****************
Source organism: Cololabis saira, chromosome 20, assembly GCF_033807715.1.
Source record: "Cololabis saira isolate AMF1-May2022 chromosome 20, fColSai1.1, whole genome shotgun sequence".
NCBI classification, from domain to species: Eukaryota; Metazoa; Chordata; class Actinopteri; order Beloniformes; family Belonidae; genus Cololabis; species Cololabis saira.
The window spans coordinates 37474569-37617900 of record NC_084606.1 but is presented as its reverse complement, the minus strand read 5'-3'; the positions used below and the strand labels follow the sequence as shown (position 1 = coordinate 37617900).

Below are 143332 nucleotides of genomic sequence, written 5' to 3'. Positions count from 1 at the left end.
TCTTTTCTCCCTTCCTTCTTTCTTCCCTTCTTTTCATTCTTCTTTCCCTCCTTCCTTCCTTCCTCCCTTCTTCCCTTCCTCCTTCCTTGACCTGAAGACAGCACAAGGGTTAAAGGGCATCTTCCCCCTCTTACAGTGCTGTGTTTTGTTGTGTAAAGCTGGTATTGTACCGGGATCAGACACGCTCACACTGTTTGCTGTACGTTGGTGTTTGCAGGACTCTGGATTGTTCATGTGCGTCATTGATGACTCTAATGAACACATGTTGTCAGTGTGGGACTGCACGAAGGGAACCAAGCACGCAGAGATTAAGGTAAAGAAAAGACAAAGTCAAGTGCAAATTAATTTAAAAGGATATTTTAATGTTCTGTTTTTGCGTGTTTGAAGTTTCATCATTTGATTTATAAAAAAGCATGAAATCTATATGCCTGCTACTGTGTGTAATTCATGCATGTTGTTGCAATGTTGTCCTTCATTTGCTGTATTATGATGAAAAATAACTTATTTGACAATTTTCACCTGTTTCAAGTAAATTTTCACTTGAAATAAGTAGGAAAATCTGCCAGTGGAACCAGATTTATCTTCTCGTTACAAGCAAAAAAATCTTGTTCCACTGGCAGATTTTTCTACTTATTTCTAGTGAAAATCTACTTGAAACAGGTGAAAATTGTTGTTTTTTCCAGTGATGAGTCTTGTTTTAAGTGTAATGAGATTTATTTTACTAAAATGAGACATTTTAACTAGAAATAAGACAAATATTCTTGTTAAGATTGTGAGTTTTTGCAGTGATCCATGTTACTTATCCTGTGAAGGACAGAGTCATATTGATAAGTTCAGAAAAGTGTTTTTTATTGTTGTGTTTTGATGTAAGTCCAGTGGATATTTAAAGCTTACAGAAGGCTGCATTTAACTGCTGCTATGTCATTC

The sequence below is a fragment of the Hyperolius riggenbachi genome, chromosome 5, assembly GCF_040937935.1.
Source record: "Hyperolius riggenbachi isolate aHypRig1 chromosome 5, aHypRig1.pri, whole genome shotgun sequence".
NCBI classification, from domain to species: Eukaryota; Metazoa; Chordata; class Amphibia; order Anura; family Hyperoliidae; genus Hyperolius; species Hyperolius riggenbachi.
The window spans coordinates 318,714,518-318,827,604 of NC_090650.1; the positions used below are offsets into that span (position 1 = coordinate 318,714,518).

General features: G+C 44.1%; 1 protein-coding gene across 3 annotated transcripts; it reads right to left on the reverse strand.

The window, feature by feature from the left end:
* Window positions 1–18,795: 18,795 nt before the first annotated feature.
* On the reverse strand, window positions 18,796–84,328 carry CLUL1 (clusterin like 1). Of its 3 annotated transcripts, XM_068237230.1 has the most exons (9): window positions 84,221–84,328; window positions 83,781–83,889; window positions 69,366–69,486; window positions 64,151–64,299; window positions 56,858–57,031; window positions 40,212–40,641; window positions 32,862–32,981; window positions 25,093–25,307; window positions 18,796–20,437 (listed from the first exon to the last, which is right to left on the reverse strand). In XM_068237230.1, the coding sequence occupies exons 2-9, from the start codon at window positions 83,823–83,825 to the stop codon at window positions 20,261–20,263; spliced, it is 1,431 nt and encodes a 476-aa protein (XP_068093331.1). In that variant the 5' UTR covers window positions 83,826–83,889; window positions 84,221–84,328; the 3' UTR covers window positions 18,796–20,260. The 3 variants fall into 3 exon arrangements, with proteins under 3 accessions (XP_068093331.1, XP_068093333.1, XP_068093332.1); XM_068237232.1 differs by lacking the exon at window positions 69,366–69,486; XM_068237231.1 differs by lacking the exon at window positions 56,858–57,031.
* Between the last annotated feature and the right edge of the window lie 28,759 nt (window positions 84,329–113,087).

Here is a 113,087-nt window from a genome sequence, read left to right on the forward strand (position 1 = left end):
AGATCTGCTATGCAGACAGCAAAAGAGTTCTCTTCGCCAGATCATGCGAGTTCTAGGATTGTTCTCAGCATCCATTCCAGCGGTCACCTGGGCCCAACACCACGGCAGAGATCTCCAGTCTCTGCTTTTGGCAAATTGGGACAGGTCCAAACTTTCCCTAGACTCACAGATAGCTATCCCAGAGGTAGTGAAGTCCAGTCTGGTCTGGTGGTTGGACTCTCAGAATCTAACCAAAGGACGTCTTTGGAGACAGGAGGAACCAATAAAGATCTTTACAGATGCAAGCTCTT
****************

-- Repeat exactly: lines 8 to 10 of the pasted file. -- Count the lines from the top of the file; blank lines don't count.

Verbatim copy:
Source record: "Hyperolius riggenbachi isolate aHypRig1 chromosome 5, aHypRig1.pri, whole genome shotgun sequence".
NCBI classification, from domain to species: Eukaryota; Metazoa; Chordata; class Amphibia; order Anura; family Hyperoliidae; genus Hyperolius; species Hyperolius riggenbachi.
The window spans coordinates 318,714,518-318,827,604 of NC_090650.1; the positions used below are offsets into that span (position 1 = coordinate 318,714,518).